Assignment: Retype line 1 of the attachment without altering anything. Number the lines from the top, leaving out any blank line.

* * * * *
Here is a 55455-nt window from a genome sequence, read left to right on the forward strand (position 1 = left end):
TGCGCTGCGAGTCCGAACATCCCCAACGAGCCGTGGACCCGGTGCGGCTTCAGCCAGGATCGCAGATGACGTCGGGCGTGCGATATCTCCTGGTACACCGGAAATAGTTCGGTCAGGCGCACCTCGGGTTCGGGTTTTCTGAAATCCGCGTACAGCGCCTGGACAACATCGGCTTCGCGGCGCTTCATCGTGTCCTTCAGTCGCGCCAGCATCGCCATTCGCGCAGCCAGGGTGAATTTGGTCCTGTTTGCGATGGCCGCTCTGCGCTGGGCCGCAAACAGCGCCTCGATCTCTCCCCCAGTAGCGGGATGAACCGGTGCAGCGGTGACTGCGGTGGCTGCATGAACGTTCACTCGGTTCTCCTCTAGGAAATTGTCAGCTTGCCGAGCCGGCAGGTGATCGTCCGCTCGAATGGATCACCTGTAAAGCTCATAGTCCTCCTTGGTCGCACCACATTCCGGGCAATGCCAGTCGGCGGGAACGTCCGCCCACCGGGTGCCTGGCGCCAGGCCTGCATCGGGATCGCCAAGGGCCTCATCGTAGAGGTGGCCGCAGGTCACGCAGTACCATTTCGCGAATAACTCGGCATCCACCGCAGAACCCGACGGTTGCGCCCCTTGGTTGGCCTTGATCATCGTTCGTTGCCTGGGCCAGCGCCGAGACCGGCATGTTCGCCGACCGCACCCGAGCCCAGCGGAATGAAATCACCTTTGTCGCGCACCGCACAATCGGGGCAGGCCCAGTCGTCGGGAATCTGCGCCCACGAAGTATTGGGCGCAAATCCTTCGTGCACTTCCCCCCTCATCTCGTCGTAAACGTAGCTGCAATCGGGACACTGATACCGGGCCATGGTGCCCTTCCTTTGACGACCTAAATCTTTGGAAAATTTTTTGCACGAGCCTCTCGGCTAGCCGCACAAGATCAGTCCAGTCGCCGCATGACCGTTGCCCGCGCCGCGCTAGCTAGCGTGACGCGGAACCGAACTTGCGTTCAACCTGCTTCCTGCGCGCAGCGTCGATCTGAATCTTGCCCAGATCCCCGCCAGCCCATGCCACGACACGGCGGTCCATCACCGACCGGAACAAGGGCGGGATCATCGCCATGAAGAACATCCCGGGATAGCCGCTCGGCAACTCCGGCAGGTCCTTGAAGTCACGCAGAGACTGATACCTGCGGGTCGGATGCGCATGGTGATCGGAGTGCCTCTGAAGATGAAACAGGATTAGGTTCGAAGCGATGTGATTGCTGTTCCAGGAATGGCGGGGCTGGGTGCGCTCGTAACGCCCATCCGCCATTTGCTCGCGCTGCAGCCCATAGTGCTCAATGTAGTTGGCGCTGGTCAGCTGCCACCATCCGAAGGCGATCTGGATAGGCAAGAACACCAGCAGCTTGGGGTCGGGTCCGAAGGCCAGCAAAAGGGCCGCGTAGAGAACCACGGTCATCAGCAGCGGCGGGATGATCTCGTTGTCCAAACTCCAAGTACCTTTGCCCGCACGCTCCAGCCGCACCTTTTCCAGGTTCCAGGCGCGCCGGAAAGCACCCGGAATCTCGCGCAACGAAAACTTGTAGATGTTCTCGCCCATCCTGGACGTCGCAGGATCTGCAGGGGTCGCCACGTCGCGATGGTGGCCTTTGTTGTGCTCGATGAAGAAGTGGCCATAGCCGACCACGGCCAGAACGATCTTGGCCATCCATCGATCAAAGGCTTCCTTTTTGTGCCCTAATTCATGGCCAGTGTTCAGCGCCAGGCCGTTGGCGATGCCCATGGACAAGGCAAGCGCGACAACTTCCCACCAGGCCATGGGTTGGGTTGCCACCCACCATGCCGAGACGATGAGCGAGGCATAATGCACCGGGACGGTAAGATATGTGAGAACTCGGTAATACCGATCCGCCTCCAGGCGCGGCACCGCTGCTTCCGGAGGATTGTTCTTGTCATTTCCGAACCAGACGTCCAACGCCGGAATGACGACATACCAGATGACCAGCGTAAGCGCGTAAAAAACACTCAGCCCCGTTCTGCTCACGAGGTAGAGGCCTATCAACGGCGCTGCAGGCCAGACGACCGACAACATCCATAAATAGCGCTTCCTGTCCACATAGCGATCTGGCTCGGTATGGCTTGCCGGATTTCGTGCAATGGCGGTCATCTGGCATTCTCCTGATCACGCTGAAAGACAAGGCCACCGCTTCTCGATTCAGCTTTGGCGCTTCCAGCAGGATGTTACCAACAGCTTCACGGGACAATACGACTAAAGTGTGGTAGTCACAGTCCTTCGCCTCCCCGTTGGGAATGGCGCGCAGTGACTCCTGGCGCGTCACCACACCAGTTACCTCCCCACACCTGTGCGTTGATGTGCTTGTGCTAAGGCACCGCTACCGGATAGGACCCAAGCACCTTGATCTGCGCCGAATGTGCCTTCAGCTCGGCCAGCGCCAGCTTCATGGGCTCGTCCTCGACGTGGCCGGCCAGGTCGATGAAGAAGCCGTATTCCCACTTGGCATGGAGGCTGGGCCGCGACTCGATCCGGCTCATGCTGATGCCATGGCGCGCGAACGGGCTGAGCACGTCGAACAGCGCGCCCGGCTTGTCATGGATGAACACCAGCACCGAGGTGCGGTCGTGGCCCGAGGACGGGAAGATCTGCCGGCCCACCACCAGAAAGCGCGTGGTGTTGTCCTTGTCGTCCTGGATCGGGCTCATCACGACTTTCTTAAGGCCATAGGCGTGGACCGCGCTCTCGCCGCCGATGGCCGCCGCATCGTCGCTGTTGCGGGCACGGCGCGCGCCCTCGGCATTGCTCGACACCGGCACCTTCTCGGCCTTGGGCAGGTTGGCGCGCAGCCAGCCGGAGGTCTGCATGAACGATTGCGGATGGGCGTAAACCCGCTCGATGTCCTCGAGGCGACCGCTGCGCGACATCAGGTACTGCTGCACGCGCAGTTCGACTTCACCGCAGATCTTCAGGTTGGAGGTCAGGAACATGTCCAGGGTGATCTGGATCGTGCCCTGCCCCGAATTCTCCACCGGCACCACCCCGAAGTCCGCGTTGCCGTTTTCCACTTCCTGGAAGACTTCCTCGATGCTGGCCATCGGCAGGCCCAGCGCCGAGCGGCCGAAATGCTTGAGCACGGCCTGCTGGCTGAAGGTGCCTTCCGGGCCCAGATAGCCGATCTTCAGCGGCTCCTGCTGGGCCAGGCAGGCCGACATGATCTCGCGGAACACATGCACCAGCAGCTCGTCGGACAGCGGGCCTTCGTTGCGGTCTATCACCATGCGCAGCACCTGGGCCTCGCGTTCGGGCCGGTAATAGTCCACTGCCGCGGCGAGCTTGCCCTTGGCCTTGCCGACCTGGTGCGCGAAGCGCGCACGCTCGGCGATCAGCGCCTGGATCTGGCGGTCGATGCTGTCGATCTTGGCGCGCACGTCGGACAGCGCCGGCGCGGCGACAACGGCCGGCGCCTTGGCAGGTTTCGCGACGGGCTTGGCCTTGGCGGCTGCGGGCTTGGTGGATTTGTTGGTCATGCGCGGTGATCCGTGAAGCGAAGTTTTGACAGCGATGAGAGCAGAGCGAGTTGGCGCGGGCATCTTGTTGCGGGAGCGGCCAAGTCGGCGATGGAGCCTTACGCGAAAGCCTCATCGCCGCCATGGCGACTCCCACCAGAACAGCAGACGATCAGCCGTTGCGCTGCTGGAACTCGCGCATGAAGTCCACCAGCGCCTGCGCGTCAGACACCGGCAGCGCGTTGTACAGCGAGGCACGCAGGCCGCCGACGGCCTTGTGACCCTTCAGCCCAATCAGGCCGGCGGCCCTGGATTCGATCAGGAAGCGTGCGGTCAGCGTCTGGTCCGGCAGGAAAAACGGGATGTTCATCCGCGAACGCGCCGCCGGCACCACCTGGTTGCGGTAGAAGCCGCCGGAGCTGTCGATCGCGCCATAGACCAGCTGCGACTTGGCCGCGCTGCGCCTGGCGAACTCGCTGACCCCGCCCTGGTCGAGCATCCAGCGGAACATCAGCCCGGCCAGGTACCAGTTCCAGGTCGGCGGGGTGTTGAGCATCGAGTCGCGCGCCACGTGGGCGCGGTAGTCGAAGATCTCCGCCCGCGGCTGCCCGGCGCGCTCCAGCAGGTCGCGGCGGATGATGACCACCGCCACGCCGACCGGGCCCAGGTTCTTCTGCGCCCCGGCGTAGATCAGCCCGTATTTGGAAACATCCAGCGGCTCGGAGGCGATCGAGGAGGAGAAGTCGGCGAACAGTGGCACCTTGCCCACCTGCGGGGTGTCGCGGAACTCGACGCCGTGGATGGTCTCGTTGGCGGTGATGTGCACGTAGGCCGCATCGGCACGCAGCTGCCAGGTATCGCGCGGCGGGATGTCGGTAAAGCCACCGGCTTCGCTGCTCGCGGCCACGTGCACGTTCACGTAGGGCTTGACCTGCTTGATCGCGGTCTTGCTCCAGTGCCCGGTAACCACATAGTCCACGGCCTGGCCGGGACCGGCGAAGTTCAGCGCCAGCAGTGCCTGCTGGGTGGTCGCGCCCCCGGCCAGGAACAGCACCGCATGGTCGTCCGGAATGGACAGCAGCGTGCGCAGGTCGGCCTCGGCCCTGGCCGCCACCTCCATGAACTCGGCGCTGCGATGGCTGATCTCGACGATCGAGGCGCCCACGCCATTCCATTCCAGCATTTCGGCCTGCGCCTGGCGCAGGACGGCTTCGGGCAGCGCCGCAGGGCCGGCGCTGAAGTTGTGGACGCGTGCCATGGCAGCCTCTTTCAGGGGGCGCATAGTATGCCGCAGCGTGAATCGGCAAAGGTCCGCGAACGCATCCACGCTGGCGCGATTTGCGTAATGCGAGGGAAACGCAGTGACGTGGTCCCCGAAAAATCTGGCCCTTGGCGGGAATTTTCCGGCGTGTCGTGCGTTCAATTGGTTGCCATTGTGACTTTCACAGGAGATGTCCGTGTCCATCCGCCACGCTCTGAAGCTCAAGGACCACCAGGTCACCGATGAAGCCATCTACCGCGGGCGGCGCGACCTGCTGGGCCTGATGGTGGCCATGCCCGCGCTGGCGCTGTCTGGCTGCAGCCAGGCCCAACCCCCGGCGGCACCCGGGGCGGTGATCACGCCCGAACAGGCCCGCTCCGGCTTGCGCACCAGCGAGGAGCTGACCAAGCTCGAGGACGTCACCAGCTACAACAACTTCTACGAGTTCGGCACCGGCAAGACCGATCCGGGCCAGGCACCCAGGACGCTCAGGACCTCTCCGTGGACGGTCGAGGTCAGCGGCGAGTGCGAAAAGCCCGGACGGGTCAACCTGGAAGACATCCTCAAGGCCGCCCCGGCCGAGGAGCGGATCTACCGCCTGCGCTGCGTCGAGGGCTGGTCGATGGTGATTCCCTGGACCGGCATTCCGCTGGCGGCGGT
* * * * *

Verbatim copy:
Here is a 55455-nt window from a genome sequence, read left to right on the forward strand (position 1 = left end):